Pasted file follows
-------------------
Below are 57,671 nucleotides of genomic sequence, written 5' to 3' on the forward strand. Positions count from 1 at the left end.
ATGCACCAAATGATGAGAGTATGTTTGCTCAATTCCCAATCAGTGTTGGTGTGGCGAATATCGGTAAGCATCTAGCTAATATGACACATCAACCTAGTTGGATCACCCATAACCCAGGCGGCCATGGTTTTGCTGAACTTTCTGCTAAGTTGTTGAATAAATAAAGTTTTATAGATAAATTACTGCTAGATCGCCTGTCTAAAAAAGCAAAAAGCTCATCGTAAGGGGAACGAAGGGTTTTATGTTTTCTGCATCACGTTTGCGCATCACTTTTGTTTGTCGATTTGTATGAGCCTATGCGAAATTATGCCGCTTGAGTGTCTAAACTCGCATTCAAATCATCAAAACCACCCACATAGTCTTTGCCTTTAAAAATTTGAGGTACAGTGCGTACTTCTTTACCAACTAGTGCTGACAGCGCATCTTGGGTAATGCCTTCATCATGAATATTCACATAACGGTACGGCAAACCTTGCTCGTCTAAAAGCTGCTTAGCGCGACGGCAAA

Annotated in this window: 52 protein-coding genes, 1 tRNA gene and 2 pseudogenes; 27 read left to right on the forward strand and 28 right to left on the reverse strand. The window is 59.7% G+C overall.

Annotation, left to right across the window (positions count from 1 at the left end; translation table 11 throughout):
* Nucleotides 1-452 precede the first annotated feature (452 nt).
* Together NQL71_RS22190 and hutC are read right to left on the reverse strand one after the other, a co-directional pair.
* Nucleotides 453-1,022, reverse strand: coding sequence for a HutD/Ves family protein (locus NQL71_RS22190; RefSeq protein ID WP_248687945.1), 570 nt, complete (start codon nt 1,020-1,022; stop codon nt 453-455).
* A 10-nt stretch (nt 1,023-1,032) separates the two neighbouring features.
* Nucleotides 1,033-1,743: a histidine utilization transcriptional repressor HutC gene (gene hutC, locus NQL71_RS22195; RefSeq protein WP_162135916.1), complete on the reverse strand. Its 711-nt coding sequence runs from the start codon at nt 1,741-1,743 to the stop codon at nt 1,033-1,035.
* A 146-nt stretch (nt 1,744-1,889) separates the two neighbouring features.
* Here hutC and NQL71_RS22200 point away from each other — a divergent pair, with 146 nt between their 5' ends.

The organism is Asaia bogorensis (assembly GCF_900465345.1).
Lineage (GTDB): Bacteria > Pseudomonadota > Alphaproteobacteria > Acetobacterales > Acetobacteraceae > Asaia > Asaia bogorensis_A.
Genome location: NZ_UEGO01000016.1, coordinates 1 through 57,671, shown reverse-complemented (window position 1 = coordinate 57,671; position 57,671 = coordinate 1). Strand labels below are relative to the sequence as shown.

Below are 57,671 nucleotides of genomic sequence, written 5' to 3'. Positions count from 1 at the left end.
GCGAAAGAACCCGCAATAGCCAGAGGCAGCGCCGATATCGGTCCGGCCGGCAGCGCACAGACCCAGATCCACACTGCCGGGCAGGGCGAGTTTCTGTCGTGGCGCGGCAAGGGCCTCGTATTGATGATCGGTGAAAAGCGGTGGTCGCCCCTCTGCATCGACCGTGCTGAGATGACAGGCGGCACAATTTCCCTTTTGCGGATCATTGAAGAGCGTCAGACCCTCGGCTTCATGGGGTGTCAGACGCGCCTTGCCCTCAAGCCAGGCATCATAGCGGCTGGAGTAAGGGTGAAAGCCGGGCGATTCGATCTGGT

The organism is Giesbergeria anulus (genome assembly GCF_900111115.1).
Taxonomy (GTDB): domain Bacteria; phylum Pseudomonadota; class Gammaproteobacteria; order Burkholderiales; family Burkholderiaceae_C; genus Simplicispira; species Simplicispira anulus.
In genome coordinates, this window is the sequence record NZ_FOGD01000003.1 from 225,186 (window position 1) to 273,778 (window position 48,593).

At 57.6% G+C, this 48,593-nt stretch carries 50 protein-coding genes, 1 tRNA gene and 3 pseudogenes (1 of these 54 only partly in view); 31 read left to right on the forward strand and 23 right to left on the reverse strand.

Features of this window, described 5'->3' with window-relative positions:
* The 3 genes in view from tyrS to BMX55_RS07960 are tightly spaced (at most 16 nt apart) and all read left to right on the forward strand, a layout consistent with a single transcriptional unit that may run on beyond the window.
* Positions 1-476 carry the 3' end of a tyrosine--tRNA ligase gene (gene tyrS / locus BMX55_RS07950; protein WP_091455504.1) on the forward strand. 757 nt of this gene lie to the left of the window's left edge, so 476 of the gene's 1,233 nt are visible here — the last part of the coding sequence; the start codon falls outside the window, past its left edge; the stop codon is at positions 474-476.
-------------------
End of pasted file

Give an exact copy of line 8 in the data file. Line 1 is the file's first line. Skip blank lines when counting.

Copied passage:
* A 10-nt stretch (nt 1,023-1,032) separates the two neighbouring features.